Markets went through a swing amid global political uncertainties and various economic data. One of the closely followed events in the week will be the Fed annual Jackson Hole Policy Symposium scheduled August 23. The Fed Chair Powell will provide remarks on the future monetary policy.
On the Sino-US trade front, US President Trump delayed 10% tariffs on part of the Chinese imports by December 15. However, China called WTO to confirm the US violating the last agreement they made at G20 meeting in Osaka. Two countries resumed talks on the phone, for which Trump said Thursday they were very productive adding China wants a deal. The next in-person talks are expected in September in Washington.
Trump administration is working on a fast US-UK free trade agreement while the talks with Japan are scheduled in Washington on Aug. 21-22.
Markets plunged amid fears sparked after Treasury yield curve inverted which has historically preceded several past US recessions. The 2-10 yield curved inverted Wednesday for the first time since 2007. Through Thursday, US 30-year Treasury yields fell to a historic low below 2%. It sharply weighed on equity markets, and rising expectations of a hefty Fed fund rate cut in September weighed on the greenback.
The Canadian yield curve also inverted by the most in nearly two decades putting the Bank of Canada under pressure towards looser monetary policy.
To political concerns added two missile probes by North Korea. Earlier, Pyongyang warned on South Korean and US joint military exercises, saying later South Korea’s president is “impudent” and that inter-Korean talks are over.
Diplomatic and economic spat escalated between the Japan and South Korea over World War Two laborers. Earlier, after Japan removed South Korea from its “white list” of countries with minimum trade restrictions, South Korea retaliates with removing Japan from its own. Tokyo called Seoul to justify such a move.
Back to Europe, the leader of the UK Labour Party Corbin, tries to gather with ruling Conservatives MPs who are opposed to disorderly exit to help to block a no-deal Brexit. He called for General elections, suggesting leading the temporary government to delay the Brexit.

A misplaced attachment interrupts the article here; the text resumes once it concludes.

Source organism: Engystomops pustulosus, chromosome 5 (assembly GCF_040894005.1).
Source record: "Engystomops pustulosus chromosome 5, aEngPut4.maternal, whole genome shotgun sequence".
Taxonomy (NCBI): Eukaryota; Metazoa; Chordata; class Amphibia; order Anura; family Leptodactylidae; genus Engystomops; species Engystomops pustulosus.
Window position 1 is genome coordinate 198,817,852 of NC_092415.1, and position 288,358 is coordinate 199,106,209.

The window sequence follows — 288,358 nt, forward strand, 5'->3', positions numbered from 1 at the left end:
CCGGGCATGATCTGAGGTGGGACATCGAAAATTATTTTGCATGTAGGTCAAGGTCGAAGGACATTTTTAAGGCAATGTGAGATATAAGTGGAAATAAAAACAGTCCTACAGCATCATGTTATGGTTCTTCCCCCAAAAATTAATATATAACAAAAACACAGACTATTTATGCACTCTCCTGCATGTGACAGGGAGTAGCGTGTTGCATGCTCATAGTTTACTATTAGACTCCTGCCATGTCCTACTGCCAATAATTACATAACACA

After a string of mixed data from China, US, UK and Eurozone during this week markets will closely eye on Japanese Trade data, Eurozone’s inflation and PMI data, US PMI and Home Sales data, Canadian inflation and retail sales data.
The pair recorded losses four out of five sessions last week, falling Friday to two weeks low. RSI dipped as pair touched a lower band of a descending channel, moving far away from the 50 MA. The dollar boosted after better-than-expected July retail sales data. However, US manufacturing dipped after a two month of growth. Production shrank 0.4% last month, while a drop of 0.1% was expected. Eurozone trade balance came positive at 20.6 billion but failed to support the common currency. In the US Building permits soared to 1.336 million supporting greenbacks by easing fears over the recession. Investors will closely follow Eurozone CPI data with expectations of no change in inflating from the previous month. PMI data for both the US and the Euro area are expected later in the week. The price will test new lows, with first support to set at 1.1020 testing next at 1.0950. On the other side, we may expect an advance to 1.1100 resistance and later at 1.1150.